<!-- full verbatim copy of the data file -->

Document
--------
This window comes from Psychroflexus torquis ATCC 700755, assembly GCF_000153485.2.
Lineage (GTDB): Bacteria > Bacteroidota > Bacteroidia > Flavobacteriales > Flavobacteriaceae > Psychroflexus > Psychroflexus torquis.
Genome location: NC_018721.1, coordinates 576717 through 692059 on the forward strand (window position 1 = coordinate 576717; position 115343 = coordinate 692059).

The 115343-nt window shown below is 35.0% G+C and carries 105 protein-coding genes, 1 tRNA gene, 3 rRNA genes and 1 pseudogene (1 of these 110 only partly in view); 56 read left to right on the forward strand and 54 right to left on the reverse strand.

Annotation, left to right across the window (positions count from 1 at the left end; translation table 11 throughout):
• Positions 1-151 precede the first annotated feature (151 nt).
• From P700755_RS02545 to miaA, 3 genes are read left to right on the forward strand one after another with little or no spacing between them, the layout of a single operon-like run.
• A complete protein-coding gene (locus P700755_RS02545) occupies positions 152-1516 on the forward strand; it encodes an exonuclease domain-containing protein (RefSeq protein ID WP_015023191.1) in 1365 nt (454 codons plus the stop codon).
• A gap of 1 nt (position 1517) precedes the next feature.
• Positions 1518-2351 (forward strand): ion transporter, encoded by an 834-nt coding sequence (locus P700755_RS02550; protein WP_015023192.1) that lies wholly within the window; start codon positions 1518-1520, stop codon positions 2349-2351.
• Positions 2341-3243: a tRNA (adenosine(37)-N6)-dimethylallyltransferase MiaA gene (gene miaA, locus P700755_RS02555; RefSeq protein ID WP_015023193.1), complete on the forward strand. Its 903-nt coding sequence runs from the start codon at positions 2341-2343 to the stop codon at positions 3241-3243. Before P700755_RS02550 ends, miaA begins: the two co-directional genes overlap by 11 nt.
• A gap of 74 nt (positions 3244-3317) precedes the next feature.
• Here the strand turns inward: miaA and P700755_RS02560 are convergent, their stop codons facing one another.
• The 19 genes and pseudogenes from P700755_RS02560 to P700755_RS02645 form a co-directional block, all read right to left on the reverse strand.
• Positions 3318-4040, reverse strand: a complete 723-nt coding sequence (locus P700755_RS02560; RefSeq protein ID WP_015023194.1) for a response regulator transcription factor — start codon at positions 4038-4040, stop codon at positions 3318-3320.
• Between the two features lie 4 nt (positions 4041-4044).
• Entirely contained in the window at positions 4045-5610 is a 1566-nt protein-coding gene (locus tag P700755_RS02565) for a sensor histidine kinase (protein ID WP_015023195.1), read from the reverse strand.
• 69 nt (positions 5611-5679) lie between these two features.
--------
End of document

This window comes from Psychroflexus torquis ATCC 700755, assembly GCF_000153485.2.
Lineage (GTDB): Bacteria > Bacteroidota > Bacteroidia > Flavobacteriales > Flavobacteriaceae > Psychroflexus > Psychroflexus torquis.
Genome location: NC_018721.1, coordinates 576717 through 692059 on the forward strand (window position 1 = coordinate 576717; position 115343 = coordinate 692059).

The 115343-nt window shown below is 35.0% G+C and carries 105 protein-coding genes, 1 tRNA gene, 3 rRNA genes and 1 pseudogene (1 of these 110 only partly in view); 56 read left to right on the forward strand and 54 right to left on the reverse strand.

Annotation, left to right across the window (positions count from 1 at the left end; translation table 11 throughout):
• Positions 1-151 precede the first annotated feature (151 nt).
• From P700755_RS02545 to miaA, 3 genes are read left to right on the forward strand one after another with little or no spacing between them, the layout of a single operon-like run.
• A complete protein-coding gene (locus P700755_RS02545) occupies positions 152-1516 on the forward strand; it encodes an exonuclease domain-containing protein (RefSeq protein ID WP_015023191.1) in 1365 nt (454 codons plus the stop codon).
• A gap of 1 nt (position 1517) precedes the next feature.
• Positions 1518-2351 (forward strand): ion transporter, encoded by an 834-nt coding sequence (locus P700755_RS02550; protein WP_015023192.1) that lies wholly within the window; start codon positions 1518-1520, stop codon positions 2349-2351.
• Positions 2341-3243: a tRNA (adenosine(37)-N6)-dimethylallyltransferase MiaA gene (gene miaA, locus P700755_RS02555; RefSeq protein ID WP_015023193.1), complete on the forward strand. Its 903-nt coding sequence runs from the start codon at positions 2341-2343 to the stop codon at positions 3241-3243. Before P700755_RS02550 ends, miaA begins: the two co-directional genes overlap by 11 nt.
• A gap of 74 nt (positions 3244-3317) precedes the next feature.
• Here the strand turns inward: miaA and P700755_RS02560 are convergent, their stop codons facing one another.
• The 19 genes and pseudogenes from P700755_RS02560 to P700755_RS02645 form a co-directional block, all read right to left on the reverse strand.
• Positions 3318-4040, reverse strand: a complete 723-nt coding sequence (locus P700755_RS02560; RefSeq protein ID WP_015023194.1) for a response regulator transcription factor — start codon at positions 4038-4040, stop codon at positions 3318-3320.
• Between the two features lie 4 nt (positions 4041-4044).
• Entirely contained in the window at positions 4045-5610 is a 1566-nt protein-coding gene (locus tag P700755_RS02565) for a sensor histidine kinase (protein ID WP_015023195.1), read from the reverse strand.
• 69 nt (positions 5611-5679) lie between these two features.